Sprucing Up An Eyesore

Plantings for substation, and for train station
Contemplating prospective landscaping at the PSEG-Long Island electric substation in Amagansett Saturday were, from left, Michael Cinque of the Amagansett Village Improvement Society, Bob Parkinson, PSEG project manager, and Victor Gelb, Cathy Peacock, and Joan Tulp of A.V.I.S. Irene Silverman

Board members of the Amagansett Village Improvement Society, which has been working for the past year on an ambitious plan to upgrade and beautify the Amagansett train station, had a cordial meeting Saturday with representatives of PSEG-Long Island, which is set to begin landscaping its as-yet-unfinished electrical substation in the fall.

Cooperative interaction between the society and the utility was the goal.

A chain fence separates the substation from the railroad tracks. PSEG owns the land up to 10 feet from the fence, explained Bob Parkinson, project manager. Beyond that is Long Island Rail Road property, up to the parking area, which is owned by East Hampton Town.

The society’s plan, which was designed by Groundworks@Hren’s, would provide more parking spaces, with separate areas for motorcycles and scooters, small cars, bicycles, and an electric car section with a charging station. The plan, which would redirect the flow of traffic toward the Amagansett Firehouse, calls for repaving the parking area and installing “beach-type” plantings.

PSEG’s plan, meanwhile, is expected to hide much of the unsightly transmission grid installed in the past year at the corner of Old Stone Highway and Abram’s Landing Road. Larry Ferendez, senior forester, said the utility would plant “a mixed variety of evergreens against the fence, and lower-growing shrubs, both evergreen and flowering, in front.” The original idea was to plant a hedgerow in a single line around the substation, he said, but the landscaping was revised after town officials and A.V.I.S. asked that it be “more naturalistic” and less “like foundation plants in suburbia.” All the plantings except for some deer-resistant evergreens will be native to the region, Mr. Ferendez said, with the trees generally 8 to 10 feet tall and the shrubs about 18 to 36 inches. Drip irrigation, using public water on a timer system, will keep the new plantings healthy.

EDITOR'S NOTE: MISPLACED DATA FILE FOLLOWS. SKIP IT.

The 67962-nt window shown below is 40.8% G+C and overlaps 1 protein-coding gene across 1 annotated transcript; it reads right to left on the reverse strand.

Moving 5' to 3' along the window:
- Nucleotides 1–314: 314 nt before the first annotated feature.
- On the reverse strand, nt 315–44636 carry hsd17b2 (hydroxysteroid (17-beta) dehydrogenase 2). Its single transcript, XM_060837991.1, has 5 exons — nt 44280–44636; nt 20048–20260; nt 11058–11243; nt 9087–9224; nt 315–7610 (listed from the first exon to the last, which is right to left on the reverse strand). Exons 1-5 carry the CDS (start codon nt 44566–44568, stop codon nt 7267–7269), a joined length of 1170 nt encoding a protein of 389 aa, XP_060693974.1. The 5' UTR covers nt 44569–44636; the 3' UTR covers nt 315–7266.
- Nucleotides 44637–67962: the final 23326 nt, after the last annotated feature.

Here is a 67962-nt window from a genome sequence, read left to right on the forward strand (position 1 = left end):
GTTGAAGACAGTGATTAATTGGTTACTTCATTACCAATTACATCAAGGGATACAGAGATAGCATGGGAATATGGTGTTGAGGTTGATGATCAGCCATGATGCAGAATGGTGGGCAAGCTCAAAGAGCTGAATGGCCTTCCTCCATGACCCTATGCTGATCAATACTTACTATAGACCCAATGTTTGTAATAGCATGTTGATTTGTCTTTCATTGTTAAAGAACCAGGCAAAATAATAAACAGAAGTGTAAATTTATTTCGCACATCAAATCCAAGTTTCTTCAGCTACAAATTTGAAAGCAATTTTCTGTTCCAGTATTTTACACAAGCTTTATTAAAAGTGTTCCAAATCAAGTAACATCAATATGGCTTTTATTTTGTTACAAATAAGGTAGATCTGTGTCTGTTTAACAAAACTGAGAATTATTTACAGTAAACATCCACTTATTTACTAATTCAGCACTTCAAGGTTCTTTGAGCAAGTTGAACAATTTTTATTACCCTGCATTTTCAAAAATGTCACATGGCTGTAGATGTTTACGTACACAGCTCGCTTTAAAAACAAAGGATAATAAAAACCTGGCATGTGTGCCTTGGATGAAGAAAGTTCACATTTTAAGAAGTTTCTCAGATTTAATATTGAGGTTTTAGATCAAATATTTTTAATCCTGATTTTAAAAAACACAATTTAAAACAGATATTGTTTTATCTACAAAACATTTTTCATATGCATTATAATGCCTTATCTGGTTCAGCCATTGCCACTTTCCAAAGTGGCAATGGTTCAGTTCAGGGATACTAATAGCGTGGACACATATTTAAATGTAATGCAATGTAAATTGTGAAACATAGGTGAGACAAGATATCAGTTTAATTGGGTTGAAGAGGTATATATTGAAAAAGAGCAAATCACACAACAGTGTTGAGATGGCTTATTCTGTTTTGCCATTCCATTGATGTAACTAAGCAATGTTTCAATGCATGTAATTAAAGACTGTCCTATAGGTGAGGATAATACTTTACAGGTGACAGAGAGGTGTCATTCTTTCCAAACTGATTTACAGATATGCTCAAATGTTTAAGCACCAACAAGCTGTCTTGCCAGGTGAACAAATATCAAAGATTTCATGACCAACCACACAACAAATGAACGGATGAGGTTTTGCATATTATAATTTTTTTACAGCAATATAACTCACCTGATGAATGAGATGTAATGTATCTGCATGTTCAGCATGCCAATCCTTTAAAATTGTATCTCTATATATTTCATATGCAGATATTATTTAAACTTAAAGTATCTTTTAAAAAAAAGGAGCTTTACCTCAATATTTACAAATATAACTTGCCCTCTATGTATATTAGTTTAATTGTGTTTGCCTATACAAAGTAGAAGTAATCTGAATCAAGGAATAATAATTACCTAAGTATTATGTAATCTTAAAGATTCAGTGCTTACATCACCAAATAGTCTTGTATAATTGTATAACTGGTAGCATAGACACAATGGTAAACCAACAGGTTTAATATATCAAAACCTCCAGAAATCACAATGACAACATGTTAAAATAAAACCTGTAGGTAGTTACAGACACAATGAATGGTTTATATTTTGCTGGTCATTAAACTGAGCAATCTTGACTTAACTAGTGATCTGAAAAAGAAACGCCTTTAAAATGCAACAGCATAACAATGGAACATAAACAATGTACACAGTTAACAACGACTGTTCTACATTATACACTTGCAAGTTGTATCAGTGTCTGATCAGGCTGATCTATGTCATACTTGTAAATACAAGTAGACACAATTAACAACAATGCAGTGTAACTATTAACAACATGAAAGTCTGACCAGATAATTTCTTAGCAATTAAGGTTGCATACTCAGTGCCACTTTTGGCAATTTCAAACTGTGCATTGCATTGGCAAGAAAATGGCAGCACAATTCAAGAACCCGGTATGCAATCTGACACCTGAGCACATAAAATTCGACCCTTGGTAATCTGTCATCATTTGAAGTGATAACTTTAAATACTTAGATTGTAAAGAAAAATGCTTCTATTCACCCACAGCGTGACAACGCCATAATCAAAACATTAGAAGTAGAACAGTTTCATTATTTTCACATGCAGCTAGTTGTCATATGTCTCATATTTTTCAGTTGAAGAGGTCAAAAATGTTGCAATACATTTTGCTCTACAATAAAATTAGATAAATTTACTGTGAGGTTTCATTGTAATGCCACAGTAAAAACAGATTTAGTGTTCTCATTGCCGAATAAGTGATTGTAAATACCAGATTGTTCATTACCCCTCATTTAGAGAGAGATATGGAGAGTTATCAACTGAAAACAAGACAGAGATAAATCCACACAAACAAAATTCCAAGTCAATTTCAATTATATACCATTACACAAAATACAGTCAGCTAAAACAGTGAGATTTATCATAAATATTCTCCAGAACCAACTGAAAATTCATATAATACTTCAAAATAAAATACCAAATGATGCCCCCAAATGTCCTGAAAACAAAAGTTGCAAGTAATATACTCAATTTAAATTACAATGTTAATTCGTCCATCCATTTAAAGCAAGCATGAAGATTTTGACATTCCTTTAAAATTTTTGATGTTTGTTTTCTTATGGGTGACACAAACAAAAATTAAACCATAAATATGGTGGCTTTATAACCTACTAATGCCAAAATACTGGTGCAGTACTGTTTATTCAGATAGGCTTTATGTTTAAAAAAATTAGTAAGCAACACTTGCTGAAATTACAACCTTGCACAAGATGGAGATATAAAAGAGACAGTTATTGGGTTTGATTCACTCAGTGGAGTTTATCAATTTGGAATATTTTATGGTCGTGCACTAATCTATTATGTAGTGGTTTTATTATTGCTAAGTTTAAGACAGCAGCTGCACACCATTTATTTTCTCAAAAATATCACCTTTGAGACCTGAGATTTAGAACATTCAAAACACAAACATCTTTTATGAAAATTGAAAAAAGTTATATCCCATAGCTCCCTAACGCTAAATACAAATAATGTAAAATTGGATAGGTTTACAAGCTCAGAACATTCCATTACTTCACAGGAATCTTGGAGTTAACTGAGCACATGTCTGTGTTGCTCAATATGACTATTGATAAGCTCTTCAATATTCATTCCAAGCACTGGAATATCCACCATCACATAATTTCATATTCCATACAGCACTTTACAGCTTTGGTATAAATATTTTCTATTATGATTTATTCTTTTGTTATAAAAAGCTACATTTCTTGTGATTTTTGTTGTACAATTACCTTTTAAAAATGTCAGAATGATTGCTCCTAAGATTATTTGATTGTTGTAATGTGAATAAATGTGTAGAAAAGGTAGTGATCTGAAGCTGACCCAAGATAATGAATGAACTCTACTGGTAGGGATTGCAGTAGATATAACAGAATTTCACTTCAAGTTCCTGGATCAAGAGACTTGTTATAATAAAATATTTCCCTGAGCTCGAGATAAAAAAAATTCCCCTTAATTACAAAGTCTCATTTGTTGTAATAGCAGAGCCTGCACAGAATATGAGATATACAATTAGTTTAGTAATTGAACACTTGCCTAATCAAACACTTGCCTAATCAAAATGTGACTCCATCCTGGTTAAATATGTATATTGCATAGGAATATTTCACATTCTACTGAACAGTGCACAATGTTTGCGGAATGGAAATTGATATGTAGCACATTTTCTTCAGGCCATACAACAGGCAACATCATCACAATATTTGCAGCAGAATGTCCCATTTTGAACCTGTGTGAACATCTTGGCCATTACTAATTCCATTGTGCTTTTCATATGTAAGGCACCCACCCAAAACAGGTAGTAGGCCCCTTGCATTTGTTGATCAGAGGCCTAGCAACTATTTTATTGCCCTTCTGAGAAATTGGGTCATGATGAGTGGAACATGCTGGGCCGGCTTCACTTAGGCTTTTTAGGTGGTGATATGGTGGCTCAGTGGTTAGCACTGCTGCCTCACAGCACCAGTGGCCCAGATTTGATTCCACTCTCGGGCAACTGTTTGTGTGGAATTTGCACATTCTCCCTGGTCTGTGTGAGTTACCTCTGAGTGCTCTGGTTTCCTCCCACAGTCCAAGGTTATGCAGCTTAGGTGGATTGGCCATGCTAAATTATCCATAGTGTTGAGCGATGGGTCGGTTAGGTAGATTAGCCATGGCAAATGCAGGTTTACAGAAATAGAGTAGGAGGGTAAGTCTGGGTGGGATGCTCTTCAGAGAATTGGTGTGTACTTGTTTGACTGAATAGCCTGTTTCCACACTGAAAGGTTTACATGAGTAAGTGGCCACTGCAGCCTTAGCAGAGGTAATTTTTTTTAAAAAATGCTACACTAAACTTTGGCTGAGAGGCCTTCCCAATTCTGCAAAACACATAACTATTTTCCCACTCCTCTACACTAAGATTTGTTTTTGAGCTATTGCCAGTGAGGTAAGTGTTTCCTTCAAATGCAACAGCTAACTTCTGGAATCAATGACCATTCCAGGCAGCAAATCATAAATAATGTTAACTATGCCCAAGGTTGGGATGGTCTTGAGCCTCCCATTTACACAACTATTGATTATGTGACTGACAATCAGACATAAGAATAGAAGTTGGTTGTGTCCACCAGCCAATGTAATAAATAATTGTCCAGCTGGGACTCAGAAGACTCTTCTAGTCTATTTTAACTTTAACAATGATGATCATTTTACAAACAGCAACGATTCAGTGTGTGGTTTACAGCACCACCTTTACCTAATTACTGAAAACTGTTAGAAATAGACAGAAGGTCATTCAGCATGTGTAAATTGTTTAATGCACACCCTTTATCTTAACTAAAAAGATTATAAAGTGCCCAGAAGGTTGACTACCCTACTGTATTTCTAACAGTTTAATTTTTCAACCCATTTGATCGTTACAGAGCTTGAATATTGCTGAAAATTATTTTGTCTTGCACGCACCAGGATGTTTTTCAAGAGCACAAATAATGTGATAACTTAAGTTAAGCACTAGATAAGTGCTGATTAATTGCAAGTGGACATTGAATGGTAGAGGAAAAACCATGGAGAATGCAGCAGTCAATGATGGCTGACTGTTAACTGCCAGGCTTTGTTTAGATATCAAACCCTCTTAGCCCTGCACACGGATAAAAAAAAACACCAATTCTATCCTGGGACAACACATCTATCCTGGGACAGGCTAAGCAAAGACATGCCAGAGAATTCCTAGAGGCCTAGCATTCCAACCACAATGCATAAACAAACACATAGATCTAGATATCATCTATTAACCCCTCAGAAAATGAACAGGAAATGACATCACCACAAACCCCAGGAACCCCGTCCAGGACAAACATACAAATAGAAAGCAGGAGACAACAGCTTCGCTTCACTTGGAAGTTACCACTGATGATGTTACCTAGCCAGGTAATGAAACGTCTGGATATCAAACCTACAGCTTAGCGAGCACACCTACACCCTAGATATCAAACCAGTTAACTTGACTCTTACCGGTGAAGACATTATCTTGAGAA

Ms. Peacock asked if the society could tap into the PSEG irrigation, but the answer was no. “We can’t run a water line over the railroad tracks,” Vincent Frigeria, district manager for external affairs, said. “Anything south of the railroad tracks has no bearing on us.” Both the A.V.I.S. directors and the utility officials agreed that the railroad was unlikely to be helpful as a source of irrigation, and Mr. Ferendez, shaking his head, called it an “insurmountable problem.”

The board members — Ms. Peacock, Barbara Borg, Joan Tulp, Michael Cinque, and Victor Gelb — suggested that PSEG, which has a grant program, might be able to help A.V.I.S. in other ways, perhaps by contributing to the redevelopment of the train station. On that note the meeting ended.

The Long Island Power Authority’s latest plan for its Amagansett substation, which is managed by PSEG-LI, features a “naturalistic” mix of trees and shrubs native to the East End. Landscaping is expected to begin in the fall.